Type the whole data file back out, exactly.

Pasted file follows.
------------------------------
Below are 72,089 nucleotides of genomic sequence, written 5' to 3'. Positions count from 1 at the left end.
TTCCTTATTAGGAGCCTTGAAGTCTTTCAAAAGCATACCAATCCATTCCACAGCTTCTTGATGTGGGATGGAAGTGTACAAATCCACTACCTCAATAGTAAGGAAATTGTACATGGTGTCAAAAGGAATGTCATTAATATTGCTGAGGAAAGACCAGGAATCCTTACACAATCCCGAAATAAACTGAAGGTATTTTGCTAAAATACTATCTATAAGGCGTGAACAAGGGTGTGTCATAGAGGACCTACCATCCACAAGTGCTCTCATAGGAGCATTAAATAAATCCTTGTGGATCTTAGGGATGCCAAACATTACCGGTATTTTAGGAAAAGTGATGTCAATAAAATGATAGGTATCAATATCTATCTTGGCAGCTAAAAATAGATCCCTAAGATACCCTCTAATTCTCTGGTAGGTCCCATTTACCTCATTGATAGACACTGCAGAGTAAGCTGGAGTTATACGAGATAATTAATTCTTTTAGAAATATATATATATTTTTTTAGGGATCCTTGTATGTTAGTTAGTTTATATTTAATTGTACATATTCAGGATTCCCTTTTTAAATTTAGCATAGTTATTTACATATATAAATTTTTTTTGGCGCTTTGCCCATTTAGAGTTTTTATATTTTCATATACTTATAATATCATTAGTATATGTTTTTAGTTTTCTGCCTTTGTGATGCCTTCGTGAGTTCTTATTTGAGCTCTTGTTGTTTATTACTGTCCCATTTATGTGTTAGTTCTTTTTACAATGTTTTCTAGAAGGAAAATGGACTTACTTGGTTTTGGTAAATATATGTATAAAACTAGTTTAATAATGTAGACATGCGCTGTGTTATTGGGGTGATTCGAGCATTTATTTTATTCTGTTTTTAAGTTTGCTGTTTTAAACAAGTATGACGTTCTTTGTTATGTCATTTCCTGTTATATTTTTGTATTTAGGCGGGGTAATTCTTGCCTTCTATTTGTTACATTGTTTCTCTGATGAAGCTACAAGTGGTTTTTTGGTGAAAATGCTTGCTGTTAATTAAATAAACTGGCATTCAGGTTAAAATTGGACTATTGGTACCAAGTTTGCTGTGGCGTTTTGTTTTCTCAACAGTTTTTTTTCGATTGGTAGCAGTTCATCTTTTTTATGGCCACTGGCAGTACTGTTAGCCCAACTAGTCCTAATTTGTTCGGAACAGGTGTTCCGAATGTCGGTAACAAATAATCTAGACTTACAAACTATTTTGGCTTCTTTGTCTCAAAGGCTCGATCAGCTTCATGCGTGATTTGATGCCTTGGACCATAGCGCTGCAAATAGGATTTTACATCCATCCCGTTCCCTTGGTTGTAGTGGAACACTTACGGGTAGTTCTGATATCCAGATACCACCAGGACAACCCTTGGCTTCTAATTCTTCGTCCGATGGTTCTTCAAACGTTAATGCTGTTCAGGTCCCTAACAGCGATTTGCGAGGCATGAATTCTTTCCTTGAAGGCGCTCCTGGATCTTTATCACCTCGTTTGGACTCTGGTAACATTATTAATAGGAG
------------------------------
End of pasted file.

Below are 72,089 nucleotides of genomic sequence, written 5' to 3'. Positions count from 1 at the left end.
TTCCTTATTAGGAGCCTTGAAGTCTTTCAAAAGCATACCAATCCATTCCACAGCTTCTTGATGTGGGATGGAAGTGTACAAATCCACTACCTCAATAGTAAGGAAATTGTACATGGTGTCAAAAGGAATGTCATTAATATTGCTGAGGAAAGACCAGGAATCCTTACACAATCCCGAAATAAACTGAAGGTATTTTGCTAAAATACTATCTATAAGGCGTGAACAAGGGTGTGTCATAGAGGACCTACCATCCACAAGTGCTCTCATAGGAGCATTAAATAAATCCTTGTGGATCTTAGGGATGCCAAACATTACCGGTATTTTAGGAAAAGTGATGTCAATAAAATGATAGGTATCAATATCTATCTTGGCAGCTAAAAATAGATCCCTAAGATACCCTCTAATTCTCTGGTAGGTCCCATTTACCTCATTGATAGACACTGCAGAGTAAGCTGGAGTTATACGAGATAATTAATTCTTTTAGAAATATATATATATTTTTTTAGGGATCCTTGTATGTTAGTTAGTTTATATTTAATTGTACATATTCAGGATTCCCTTTTTAAATTTAGCATAGTTATTTACATATATAAATTTTTTTTGGCGCTTTGCCCATTTAGAGTTTTTATATTTTCATATACTTATAATATCATTAGTATATGTTTTTAGTTTTCTGCCTTTGTGATGCCTTCGTGAGTTCTTATTTGAGCTCTTGTTGTTTATTACTGTCCCATTTATGTGTTAGTTCTTTTTACAATGTTTTCTAGAAGGAAAATGGACTTACTTGGTTTTGGTAAATATATGTATAAAACTAGTTTAATAATGTAGACATGCGCTGTGTTATTGGGGTGATTCGAGCATTTATTTTATTCTGTTTTTAAGTTTGCTGTTTTAAACAAGTATGACGTTCTTTGTTATGTCATTTCCTGTTATATTTTTGTATTTAGGCGGGGTAATTCTTGCCTTCTATTTGTTACATTGTTTCTCTGATGAAGCTACAAGTGGTTTTTTGGTGAAAATGCTTGCTGTTAATTAAATAAACTGGCATTCAGGTTAAAATTGGACTATTGGTACCAAGTTTGCTGTGGCGTTTTGTTTTCTCAACAGTTTTTTTTCGATTGGTAGCAGTTCATCTTTTTTATGGCCACTGGCAGTACTGTTAGCCCAACTAGTCCTAATTTGTTCGGAACAGGTGTTCCGAATGTCGGTAACAAATAATCTAGACTTACAAACTATTTTGGCTTCTTTGTCTCAAAGGCTCGATCAGCTTCATGCGTGATTTGATGCCTTGGACCATAGCGCTGCAAATAGGATTTTACATCCATCCCGTTCCCTTGGTTGTAGTGGAACACTTACGGGTAGTTCTGATATCCAGATACCACCAGGACAACCCTTGGCTTCTAATTCTTCGTCCGATGGTTCTTCAAACGTTAATGCTGTTCAGGTCCCTAACAGCGATTTGCGAGGCATGAATTCTTTCCTTGAAGGCGCTCCTGGATCTTTATCACCTCGTTTGGACTCTGGTAACATTATTAATAGGAG